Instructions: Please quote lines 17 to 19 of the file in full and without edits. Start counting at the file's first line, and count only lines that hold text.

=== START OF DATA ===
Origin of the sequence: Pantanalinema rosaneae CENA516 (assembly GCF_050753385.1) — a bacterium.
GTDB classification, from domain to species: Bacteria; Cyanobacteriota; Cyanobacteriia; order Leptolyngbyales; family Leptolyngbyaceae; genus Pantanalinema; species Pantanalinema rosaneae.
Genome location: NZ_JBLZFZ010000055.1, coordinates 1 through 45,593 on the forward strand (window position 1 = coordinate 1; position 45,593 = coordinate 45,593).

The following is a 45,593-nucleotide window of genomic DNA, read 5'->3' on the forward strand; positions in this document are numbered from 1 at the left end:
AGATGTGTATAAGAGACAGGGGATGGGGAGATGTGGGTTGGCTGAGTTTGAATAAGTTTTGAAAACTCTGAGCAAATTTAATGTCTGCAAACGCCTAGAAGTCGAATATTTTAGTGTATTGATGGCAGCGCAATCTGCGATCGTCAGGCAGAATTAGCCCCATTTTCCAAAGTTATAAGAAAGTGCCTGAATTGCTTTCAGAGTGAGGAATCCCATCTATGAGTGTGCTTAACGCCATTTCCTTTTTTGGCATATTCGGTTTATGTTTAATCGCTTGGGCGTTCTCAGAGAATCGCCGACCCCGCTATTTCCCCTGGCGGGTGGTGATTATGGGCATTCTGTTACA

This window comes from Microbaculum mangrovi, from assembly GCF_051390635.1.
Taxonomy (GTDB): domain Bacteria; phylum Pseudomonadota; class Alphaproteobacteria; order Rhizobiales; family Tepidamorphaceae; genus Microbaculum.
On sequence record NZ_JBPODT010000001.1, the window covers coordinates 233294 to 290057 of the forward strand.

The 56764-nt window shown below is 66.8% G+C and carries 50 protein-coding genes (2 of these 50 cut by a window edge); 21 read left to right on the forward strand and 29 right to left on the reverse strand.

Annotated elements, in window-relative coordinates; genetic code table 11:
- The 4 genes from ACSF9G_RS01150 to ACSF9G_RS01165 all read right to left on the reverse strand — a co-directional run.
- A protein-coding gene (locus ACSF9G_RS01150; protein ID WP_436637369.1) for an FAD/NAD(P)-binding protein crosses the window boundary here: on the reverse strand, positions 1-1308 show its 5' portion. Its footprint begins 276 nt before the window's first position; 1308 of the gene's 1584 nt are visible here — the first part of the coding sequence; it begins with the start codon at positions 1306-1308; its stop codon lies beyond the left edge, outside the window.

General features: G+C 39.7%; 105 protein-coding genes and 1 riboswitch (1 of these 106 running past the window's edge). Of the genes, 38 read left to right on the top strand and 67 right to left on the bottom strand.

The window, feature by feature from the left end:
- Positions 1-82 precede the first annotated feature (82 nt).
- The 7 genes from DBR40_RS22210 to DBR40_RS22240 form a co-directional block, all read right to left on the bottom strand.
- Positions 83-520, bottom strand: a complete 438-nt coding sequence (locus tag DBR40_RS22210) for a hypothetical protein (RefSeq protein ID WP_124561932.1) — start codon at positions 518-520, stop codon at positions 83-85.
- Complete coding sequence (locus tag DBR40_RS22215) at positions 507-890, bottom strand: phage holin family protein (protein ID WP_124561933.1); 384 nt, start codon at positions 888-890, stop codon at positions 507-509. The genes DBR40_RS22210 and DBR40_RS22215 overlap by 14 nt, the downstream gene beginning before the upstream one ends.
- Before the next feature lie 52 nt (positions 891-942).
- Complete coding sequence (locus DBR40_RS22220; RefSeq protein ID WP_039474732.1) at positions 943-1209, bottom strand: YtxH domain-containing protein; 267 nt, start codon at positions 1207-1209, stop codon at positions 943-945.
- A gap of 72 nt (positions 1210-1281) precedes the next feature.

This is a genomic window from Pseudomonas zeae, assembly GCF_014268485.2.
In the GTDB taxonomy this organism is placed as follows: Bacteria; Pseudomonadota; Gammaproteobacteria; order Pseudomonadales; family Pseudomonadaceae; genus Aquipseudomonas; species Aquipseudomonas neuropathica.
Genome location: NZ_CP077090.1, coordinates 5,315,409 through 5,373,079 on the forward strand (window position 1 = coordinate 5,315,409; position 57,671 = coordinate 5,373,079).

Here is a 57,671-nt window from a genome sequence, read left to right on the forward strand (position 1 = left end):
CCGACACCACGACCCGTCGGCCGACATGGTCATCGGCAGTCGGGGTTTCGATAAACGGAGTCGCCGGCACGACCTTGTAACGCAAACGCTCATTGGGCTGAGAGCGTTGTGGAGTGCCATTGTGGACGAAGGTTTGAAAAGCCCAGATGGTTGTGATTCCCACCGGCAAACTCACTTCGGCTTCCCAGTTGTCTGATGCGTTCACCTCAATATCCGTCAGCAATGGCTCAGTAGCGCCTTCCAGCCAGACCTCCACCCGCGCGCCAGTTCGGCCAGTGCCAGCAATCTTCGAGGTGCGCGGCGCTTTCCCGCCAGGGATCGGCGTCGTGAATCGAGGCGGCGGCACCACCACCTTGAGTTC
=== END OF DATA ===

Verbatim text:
- Positions 83-520, bottom strand: a complete 438-nt coding sequence (locus tag DBR40_RS22210) for a hypothetical protein (RefSeq protein ID WP_124561932.1) — start codon at positions 518-520, stop codon at positions 83-85.
- Complete coding sequence (locus tag DBR40_RS22215) at positions 507-890, bottom strand: phage holin family protein (protein ID WP_124561933.1); 384 nt, start codon at positions 888-890, stop codon at positions 507-509. The genes DBR40_RS22210 and DBR40_RS22215 overlap by 14 nt, the downstream gene beginning before the upstream one ends.
- Before the next feature lie 52 nt (positions 891-942).